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The standard treatment for paranoid personality disorder (PPD) is long-term psychotherapy and possibly use of medications to address anxiety or delusional thinking. While this is standard, it’s not easy to deliver either of these forms of treatment due to the nature of this disorder. People with this condition often won’t seek treatment and they usually don’t come to therapy unless they’re experiencing some external crisis or problem that may be only minimally related to PPD. Establishing a therapeutic alliance with these clients is very challenging because they are likely to have pronounced distrust of the therapist, and they very often leave treatment before they can be helped. This is unfortunate, since in absence of therapeutic assistance, some people with this condition will become so consumed by paranoia they will end up hospitalized.
When a person with PPD does seek assistance, treatment for paranoid personality disorder can begin in earnest, but it must progress slowly. For the therapist, the main concern is building trust with the client and trying not to introduce anything into initial sessions that would raise the discomfort level of the PPD sufferer to the point where profound suspicion of the therapist causes treatment failure. As trust is built, therapists could use a variety of techniques to address the negative behaviors associated with this disease. Sometimes behavioral approaches can be used to help calm anxiety, but these can only go so far in helping a person shed strong paranoia. Ultimately, small confrontations about the inconsistencies in belief structures must occur, but if these happen at the wrong time or are too intense, the therapist loses a client and the client loses out on ability to get treatment.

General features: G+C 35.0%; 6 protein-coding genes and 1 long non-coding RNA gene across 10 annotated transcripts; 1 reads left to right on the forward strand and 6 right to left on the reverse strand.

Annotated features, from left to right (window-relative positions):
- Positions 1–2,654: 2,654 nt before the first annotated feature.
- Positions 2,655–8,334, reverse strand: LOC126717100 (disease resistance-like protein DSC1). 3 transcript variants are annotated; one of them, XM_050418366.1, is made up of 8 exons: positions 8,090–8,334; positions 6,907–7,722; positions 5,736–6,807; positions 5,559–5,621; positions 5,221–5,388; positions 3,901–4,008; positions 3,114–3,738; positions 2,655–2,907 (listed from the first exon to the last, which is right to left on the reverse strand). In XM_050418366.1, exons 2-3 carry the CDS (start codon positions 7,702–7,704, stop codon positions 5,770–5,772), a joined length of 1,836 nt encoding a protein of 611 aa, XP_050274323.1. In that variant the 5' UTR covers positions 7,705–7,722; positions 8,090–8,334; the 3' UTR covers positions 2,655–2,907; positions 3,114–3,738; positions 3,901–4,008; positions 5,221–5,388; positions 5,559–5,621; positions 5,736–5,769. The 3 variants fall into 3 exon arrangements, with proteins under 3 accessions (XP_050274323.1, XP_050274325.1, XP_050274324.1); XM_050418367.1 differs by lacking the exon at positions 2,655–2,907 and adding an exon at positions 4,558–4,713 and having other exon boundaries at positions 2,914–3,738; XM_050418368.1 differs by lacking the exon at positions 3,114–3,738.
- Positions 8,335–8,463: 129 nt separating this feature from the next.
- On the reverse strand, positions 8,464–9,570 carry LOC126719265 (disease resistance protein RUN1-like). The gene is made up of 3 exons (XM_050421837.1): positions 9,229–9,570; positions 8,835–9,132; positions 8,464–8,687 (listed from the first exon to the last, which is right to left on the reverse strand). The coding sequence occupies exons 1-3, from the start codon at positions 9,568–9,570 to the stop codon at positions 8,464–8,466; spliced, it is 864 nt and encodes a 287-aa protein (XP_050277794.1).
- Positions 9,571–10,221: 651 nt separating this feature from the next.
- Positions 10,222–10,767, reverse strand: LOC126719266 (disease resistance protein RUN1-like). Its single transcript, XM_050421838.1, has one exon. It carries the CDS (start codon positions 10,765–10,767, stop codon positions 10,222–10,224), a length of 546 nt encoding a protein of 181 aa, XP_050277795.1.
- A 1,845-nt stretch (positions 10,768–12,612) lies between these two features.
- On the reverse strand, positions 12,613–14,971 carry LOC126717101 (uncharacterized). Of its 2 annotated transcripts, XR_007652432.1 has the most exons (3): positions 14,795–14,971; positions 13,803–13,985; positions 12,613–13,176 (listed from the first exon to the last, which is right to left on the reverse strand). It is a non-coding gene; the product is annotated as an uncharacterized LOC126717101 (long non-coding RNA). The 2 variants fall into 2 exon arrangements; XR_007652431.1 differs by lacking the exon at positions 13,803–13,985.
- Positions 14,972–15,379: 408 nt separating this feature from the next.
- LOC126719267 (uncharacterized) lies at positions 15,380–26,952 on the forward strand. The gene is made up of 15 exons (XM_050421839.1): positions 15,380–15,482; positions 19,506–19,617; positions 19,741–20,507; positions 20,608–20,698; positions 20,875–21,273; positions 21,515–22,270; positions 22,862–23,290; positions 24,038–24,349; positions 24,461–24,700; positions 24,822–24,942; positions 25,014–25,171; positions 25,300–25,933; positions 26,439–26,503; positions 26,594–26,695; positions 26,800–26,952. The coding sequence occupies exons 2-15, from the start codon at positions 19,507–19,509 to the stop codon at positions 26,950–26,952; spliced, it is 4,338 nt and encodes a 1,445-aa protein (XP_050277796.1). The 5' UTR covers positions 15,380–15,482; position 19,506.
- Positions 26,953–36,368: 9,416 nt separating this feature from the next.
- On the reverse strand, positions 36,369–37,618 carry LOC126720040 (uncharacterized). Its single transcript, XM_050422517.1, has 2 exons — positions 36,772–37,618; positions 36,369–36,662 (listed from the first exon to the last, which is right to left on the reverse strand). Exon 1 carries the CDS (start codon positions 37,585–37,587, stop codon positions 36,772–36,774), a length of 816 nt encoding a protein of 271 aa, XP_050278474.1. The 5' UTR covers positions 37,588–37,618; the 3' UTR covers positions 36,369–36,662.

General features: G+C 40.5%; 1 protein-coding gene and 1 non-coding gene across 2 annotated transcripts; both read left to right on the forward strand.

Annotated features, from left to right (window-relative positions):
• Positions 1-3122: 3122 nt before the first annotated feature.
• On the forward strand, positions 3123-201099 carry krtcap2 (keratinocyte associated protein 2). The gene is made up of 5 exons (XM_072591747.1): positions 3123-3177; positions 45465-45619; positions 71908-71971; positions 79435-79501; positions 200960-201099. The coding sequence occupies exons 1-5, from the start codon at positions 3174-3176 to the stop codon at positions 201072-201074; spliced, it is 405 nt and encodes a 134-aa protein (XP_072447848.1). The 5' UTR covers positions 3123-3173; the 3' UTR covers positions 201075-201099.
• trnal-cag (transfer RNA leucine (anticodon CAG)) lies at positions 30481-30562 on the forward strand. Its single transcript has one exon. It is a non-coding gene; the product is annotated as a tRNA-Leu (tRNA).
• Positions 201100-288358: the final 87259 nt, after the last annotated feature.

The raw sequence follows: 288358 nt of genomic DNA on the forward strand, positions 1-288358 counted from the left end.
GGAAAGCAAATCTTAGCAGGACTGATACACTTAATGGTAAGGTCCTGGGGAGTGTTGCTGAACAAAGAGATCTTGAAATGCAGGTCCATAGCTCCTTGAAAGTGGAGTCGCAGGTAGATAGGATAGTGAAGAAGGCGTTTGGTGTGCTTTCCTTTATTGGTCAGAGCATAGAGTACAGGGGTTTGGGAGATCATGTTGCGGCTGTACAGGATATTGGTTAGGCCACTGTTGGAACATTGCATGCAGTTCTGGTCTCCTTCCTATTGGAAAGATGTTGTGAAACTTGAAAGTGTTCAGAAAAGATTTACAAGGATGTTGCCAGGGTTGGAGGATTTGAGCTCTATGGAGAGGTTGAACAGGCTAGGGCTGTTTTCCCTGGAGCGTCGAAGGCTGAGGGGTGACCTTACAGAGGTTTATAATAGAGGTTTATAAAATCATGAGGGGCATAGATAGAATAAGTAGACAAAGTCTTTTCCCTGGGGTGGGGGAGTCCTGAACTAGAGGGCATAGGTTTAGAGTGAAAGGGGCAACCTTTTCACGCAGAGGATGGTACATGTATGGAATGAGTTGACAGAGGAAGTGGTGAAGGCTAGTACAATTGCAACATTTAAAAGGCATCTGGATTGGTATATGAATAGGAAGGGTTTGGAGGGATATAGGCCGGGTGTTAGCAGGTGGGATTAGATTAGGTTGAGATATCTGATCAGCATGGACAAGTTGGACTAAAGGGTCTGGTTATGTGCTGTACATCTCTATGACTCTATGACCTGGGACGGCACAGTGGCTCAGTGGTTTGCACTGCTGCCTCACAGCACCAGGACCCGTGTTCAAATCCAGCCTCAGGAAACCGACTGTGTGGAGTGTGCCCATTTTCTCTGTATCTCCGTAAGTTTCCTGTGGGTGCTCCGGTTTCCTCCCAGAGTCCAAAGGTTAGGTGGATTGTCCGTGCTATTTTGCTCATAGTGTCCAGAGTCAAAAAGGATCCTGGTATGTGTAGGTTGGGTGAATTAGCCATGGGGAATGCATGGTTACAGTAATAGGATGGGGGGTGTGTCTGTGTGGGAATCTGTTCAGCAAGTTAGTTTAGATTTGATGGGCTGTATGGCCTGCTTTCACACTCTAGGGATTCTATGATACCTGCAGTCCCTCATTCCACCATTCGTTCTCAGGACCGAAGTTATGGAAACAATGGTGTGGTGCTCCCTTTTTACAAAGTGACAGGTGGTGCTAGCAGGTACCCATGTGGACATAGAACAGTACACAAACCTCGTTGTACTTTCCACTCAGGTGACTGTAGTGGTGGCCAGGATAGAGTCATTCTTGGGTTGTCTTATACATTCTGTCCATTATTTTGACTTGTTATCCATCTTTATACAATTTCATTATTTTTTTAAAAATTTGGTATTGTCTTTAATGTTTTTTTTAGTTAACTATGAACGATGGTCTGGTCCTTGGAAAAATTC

Drug therapy may be a useful adjunct to psychotherapy treatment for paranoid personality disorder. There are several medicines that are used, including tranquilizers for anxiety, selective serotonin reuptake inhibitors (SSRIs), other newer antidepressants, and atypical antipsychotics. Again, clients could be particularly suspicious of drugs, feeling they're meant to control the mind.
Some clients with these fears automatically reject drug treatment for paranoid personality disorder. This is unfortunate as it might be useful to control some of the negative side effects of PPD. On the other hand, drugs aren’t strictly necessary and cannot cure the disorder.
Other types of treatment for paranoid personality disorder have been suggested, including family therapy or self help strategies. At present, there are few studies that prove their efficacy. Types of therapeutic models, like brief therapy, are also not thought very effective for this condition. The only thing that seems potentially curative is extensive psychodynamic or object-relations therapeutic approaches, and even here, the level of illness can be so significant that these methods fail because the client’s trust of the therapist cannot be gained or sustained.
In order to cure Disorder problem, you need patience. It totally depends on your own will power and self confidence.